AKA Suzie, Putja Putja
131 Career Overall Rank
49 2020 Market Rank
During her lifetime, Susie Bootja Bootja was one of a handful of women, including Freda Gemma Napanagka and Bridget Mati Mudjidel who were the lifeblood of the art centre at Balgo Hills. All were prolific painters who would not let a day pass without painting and making a daily visit to chat with other artists and pay their respects to the art coordinator of the day.
Susie and her husband Mick Gill Tjakamarra had six children, including Mathew Gill, who along with Sister Agnes Dempsey started the art centre in Balgo Hills in 1985. She became one of the first painters at Wirrimanu, creating figurative works in which snakes lay in and emerged from permanent rockholes. While her earliest works were dark in the manner of Kaningarra 1989 which sold at Sotheby’s in July 2004 for $3,600 (Lot 445) she soon became a leader amongst the women that willingly embraced the more highly charged palette provided by art coordinator Michael Rae. By 1991 her paintings were colourful jewel-like renditions of waterholes as in Water Dreaming at Winpa 1991 which first appeared at auction in a Sotheby’s catalogue in 1997. Measuring 100 x 75 cm and estimated at $3,000-4,000 it sold for $4,370 (Lot 261). It was offered again in Phillips July 2001 sale estimated at $4,000-6,000 but would have disappointed the owner when it achieved exactly the same price as had been paid for it four years earlier (Lot 221).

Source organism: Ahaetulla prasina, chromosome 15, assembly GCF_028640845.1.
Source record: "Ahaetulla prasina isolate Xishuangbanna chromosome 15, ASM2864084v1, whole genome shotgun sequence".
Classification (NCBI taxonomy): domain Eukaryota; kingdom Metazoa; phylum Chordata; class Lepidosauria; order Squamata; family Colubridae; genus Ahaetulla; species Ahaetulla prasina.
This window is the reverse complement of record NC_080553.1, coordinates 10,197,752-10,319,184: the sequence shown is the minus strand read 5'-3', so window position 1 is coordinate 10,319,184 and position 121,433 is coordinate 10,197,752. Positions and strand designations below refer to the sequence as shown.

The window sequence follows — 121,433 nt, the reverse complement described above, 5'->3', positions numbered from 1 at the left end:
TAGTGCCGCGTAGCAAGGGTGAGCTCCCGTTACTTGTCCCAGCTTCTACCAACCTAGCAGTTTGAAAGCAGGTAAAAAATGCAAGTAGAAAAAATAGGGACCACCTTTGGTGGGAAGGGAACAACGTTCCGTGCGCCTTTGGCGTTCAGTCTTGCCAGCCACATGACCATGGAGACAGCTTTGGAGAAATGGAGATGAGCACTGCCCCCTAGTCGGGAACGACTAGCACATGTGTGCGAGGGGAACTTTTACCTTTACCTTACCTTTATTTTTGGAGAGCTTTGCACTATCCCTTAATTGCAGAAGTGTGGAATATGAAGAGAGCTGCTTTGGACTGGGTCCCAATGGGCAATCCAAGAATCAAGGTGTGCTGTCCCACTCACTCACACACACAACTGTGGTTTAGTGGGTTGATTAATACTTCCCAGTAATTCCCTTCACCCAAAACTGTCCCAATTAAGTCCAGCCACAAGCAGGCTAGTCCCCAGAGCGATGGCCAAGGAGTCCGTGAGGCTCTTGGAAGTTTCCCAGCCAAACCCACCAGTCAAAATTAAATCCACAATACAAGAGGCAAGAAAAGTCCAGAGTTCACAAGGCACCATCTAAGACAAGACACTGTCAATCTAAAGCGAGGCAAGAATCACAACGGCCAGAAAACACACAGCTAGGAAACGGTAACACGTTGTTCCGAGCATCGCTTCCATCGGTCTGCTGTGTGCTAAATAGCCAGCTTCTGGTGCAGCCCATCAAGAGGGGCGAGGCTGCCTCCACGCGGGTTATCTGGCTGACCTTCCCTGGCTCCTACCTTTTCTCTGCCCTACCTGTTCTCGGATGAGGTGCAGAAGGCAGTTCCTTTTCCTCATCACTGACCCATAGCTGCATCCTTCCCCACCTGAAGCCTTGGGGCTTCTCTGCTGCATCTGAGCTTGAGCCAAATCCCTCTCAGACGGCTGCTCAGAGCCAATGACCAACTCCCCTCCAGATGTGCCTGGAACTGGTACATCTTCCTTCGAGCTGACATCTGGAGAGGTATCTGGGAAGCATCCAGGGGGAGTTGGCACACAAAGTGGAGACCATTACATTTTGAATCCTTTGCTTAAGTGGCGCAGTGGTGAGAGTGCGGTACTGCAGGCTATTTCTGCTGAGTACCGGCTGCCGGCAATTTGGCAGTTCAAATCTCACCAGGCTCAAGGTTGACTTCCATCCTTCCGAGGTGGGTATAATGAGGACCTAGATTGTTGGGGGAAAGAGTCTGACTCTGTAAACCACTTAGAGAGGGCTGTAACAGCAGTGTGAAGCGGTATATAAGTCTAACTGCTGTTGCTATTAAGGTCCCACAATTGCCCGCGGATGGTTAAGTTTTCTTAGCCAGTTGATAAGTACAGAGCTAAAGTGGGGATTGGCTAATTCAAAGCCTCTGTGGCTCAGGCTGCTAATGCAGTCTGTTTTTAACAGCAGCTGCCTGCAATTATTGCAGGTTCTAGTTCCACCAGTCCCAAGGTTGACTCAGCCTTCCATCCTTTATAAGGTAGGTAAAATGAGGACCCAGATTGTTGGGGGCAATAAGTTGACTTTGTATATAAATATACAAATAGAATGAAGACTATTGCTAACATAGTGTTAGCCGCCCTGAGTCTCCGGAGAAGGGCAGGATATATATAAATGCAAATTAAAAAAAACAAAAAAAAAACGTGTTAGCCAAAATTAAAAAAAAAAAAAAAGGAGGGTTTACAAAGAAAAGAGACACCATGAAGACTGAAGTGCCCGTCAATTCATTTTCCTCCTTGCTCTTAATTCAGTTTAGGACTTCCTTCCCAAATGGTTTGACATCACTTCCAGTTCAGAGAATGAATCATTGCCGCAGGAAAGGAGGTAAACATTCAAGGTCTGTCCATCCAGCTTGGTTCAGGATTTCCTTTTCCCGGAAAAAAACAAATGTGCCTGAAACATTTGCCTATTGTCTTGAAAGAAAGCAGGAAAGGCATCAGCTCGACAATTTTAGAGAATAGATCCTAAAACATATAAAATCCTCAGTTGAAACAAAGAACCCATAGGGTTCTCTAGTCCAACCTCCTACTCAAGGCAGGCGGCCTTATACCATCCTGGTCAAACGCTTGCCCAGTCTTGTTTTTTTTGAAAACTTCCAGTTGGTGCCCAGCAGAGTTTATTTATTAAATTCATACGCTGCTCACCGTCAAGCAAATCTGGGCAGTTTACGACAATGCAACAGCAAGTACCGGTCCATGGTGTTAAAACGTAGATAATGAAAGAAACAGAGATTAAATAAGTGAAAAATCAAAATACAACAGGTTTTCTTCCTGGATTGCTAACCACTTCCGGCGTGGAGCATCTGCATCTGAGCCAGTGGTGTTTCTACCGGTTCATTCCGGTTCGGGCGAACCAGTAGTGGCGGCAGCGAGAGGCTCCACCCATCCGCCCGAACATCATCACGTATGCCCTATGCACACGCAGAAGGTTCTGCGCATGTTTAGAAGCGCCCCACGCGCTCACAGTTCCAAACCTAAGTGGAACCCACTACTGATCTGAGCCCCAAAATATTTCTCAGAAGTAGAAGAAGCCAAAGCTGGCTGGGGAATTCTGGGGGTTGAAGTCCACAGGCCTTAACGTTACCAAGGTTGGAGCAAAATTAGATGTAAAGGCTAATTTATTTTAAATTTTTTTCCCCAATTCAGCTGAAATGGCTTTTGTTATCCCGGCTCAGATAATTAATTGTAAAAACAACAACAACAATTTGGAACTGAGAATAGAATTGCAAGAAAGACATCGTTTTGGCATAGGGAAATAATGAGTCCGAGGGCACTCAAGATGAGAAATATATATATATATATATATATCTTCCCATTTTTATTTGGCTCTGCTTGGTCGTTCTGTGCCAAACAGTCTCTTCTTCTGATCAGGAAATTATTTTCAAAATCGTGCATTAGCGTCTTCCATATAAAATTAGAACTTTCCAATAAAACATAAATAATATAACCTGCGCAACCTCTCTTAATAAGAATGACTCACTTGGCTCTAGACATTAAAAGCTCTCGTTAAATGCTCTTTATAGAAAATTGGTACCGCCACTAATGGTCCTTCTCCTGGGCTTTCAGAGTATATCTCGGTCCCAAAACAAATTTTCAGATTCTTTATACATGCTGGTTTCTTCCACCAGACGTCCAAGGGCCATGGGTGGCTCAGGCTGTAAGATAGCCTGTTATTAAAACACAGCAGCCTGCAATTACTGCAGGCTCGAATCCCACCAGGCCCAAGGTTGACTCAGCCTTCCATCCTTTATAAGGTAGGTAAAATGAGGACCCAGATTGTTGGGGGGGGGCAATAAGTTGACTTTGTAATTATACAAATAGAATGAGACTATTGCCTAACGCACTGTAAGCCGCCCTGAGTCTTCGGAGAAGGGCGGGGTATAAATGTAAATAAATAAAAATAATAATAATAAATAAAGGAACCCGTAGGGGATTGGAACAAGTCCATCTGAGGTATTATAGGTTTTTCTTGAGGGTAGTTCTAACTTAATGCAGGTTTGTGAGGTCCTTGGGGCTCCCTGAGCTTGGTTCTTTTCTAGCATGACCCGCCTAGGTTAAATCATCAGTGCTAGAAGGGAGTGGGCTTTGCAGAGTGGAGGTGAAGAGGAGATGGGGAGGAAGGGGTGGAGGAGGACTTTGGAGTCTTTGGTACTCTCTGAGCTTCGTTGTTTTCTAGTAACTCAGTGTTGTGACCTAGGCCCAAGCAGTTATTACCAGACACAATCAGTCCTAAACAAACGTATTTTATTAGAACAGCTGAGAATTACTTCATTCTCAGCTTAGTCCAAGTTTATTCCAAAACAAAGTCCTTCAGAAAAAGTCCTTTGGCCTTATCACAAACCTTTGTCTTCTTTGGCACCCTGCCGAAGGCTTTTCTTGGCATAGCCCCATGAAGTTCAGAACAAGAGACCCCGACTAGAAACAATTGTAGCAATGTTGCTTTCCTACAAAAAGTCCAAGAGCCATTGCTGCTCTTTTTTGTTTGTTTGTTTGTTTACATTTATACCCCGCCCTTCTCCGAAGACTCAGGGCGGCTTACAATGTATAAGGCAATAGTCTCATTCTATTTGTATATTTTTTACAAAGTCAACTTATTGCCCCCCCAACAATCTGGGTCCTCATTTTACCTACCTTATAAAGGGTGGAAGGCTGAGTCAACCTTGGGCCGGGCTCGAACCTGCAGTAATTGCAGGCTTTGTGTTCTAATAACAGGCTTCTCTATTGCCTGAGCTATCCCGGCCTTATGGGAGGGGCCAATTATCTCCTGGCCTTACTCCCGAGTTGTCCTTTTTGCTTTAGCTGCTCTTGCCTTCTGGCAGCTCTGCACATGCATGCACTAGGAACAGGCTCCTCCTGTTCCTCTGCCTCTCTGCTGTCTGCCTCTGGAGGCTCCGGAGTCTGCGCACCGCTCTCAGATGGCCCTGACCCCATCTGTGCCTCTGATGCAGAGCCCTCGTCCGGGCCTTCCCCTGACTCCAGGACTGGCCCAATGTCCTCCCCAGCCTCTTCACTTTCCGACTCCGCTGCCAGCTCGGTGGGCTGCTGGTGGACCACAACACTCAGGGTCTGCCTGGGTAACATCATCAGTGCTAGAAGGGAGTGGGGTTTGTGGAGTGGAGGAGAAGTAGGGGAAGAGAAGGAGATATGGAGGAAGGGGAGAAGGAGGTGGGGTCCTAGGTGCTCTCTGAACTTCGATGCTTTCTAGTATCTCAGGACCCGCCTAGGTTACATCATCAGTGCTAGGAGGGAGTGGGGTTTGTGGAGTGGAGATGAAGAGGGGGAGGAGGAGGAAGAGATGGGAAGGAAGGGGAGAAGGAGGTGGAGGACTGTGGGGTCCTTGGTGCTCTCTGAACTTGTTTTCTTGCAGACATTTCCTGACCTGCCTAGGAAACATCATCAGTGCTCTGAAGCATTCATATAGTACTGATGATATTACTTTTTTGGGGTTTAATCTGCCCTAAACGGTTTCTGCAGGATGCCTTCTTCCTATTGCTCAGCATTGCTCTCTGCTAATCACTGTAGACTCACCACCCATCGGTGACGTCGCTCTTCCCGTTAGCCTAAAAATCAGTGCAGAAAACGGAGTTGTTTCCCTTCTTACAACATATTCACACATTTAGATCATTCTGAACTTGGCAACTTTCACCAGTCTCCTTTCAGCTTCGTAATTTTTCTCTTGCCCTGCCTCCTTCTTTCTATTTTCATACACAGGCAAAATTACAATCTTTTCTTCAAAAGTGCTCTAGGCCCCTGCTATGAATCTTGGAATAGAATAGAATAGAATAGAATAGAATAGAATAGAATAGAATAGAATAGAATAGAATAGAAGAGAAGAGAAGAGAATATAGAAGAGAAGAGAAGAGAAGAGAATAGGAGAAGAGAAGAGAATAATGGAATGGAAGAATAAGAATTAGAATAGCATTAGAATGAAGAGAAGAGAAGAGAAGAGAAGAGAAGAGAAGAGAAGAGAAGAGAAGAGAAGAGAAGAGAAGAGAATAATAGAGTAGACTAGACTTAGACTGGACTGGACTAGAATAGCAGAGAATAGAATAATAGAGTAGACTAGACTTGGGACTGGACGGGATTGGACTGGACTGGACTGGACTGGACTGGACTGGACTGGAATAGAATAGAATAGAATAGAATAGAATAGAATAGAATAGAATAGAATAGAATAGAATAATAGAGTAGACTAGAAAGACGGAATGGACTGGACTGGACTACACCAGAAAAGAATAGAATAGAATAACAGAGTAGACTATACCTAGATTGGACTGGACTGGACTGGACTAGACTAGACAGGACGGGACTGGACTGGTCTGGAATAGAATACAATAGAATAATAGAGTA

Susie’s innovative double-dotted colour field paintings began in 1996 and this style has been responsible for all of her eight highest prices. They reached their zenith creatively toward 2000, the year three of her highest priced works were painted. Her highest price was achieved for a work that is by far the best painting by Suzie Bootja Bootja I have ever seen. The soft delicate palette and brilliance of execution set this painting apart from any other and leaves one wondering how it was possible that just one single work could be so distinctively different from others painted in the same style and manner. Entitled Waterhole, Kurtal Country 2000 it had been originally sold through Gallery Gabreille Pizzi and used to illustrate the cover of the 2002 Jurkupa Diary published by Jukurrpa Books and IAD (Institute of Aboriginal Development) Press. When offered at Lawson~Menzies in May 2004 with an estimate of $8,000-10,000, the 120 x 80 cm work sold for a staggering $43,050. However, five years later the buyer was persuaded by Sotheby’s to reoffer the painting in its July 2009 sale. In what was an a extremely disappointing result it went under the hammer for just $26,400, still the artist’s second highest recorded result. Also painted in 2000, Kaningarra sold in 2010 for $13,200 at Deutscher and Hackett to make a new third place record (Lot 113). A far more vibrant work than the premier record, it heralded a better year for Susie than preceeding ones, with a 2010 AIAM ranking of 101 compared to an overall career rank of 111. Again in 2011 a vibrant Waterhole in Artist's Country 1990 created a new fourth place record, fetching $8,400 at the Sotheby's June Auction. The sale was insufficient, however, to budge her overall ranking form 111th place.